"Self Portrait" - Otto Dix. Oil on canvas, 39 2/5 × 31 1/2 inches. 1931. Collection of Wallraf-Richartz-Museum. Photo: Hermann Buresch © ARS, NY

In 1927 Otto Dix painted Straßenkampf (Street Fight), a shocking representation of the ferocious armed clashes that took place between militant left-wing workers and right-wing militias in the years just prior to Nazism.

Barthel Gilles painted a similar work in 1930 titled Ruhrkampf (Ruhr Struggle); his masterwork was based upon the Märzrevolution (March Revolution) staged by German workers in 1920. But what were the real-world events that so captivated the imagination - and outrage - of these two artists?

The street battles that induced Gilles and Dix to record their indignation have mostly been long forgotten, even in Germany, but the political dynamics of the events continue to resonate in our present. To fully comprehend the two paintings examined in this article, one needs to understand a bit of German history.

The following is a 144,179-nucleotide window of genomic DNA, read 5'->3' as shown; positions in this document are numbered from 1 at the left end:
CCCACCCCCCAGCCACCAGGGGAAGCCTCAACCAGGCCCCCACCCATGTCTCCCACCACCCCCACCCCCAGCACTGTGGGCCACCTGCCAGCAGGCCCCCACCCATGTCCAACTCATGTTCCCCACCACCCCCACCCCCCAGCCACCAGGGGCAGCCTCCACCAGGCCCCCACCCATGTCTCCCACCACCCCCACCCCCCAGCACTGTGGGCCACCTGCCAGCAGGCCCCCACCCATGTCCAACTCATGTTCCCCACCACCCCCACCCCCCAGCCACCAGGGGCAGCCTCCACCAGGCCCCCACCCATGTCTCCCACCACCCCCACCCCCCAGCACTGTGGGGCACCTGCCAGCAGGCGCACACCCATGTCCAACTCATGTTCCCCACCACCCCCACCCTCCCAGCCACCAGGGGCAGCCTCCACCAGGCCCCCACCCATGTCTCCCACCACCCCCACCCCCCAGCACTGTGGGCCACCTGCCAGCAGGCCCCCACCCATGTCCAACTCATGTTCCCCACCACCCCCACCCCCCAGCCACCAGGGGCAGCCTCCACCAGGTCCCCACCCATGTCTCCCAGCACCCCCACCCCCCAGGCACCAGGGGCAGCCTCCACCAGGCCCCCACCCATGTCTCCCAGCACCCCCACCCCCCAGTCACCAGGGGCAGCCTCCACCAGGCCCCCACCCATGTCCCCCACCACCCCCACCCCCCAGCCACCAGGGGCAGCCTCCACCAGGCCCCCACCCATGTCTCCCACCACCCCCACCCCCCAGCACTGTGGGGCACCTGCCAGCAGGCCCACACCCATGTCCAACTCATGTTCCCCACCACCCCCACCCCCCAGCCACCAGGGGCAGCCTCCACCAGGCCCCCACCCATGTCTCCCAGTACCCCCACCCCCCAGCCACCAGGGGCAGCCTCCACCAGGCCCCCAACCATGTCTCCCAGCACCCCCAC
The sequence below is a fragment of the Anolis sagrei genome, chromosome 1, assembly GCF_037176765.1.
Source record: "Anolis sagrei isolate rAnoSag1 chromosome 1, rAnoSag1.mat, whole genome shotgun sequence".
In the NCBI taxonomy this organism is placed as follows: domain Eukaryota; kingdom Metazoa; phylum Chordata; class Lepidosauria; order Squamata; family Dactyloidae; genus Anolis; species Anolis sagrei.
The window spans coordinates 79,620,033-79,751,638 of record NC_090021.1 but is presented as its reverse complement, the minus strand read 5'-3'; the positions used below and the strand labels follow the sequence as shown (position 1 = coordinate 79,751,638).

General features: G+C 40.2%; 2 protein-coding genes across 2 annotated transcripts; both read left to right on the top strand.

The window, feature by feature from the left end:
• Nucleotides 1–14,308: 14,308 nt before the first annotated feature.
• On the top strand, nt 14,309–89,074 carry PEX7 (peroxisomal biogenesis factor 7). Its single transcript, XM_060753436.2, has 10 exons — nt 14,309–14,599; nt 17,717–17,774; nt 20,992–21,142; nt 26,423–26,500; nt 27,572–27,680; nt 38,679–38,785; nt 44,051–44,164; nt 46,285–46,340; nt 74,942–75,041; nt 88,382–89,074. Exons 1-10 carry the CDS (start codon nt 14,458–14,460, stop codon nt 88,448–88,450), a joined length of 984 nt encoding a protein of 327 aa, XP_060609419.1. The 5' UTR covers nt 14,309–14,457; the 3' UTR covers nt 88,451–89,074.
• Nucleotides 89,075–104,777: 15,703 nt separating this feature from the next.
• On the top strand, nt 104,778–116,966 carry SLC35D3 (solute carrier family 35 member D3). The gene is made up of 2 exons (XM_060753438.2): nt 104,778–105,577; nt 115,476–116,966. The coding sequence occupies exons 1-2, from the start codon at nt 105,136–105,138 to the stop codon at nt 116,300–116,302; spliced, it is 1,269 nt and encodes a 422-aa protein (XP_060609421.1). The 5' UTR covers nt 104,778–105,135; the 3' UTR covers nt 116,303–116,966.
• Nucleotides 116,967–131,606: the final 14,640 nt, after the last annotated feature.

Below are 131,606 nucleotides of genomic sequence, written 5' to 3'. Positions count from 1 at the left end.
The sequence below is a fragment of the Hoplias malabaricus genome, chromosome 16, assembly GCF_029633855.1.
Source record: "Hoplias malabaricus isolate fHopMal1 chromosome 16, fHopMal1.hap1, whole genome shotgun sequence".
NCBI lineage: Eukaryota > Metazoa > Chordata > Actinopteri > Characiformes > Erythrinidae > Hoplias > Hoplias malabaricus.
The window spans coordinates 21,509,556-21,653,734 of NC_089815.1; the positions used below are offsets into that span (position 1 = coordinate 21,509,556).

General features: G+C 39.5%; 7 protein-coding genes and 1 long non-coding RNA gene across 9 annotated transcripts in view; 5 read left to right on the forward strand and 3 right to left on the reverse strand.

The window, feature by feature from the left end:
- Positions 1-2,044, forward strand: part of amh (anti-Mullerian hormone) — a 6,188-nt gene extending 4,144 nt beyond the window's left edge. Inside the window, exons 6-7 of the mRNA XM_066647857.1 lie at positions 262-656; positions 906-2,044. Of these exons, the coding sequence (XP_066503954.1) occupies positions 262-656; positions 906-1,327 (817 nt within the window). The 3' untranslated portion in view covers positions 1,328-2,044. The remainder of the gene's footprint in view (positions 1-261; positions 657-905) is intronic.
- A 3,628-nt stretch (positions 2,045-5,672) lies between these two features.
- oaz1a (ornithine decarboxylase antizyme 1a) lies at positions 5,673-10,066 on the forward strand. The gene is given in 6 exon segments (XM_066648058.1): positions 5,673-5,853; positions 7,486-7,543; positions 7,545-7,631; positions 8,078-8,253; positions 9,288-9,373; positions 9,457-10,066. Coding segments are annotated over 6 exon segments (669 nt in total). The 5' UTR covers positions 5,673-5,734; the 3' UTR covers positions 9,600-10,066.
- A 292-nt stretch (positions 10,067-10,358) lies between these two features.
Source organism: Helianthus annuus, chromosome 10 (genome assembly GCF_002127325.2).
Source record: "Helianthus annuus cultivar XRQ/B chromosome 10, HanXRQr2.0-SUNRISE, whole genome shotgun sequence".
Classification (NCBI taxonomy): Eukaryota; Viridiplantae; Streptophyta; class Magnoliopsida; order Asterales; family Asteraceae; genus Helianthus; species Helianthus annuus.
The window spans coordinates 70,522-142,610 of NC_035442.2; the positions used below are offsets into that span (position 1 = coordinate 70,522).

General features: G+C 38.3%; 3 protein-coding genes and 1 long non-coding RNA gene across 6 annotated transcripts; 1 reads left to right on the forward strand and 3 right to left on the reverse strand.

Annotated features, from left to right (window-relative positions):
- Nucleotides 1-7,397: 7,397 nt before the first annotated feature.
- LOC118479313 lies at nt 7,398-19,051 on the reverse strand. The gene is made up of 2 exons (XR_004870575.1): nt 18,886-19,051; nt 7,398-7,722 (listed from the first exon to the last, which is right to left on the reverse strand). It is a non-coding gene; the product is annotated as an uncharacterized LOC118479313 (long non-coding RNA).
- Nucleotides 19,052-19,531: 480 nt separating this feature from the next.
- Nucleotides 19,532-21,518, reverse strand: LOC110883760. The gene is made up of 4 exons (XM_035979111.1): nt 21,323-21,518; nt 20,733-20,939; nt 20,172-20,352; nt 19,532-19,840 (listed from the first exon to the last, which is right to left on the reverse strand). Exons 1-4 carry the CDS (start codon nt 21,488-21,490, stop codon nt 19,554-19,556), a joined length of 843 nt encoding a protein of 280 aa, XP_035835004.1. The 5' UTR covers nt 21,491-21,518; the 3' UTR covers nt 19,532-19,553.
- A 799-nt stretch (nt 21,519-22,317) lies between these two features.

When Otto Dix painted Straßenkampf (Street Fight) in 1927, he placed the viewer in the midst of a bloody and desperate mêlée between an armed populace and soldiers. His Goyaesque work of art depicted the ruthless class struggle then taking place in Germany; bloodletting that pitted impoverished workers, war veterans, and various left-wing groups against the very forces that would become the Nazi’s political base - militarists, xenophobes, ultra-nationalists, racists, and extreme rightwing anti-communists.

Straßenkampf (Street Fight) - Otto Dix. 1927. Medium unknown. In all probability this painting was destroyed by the Nazis. Photographer of the painting, unknown. Reproduction courtesy the Sterling and Francine Clark Art Institute Library Photo Archive.

"Straßenkampf" (Street Fight) - Otto Dix. 1927. Medium unknown. In all probability this painting was destroyed by the Nazis. Photographer of the painting, unknown. Reproduction courtesy the Sterling and Francine Clark Art Institute Library Photo Archive.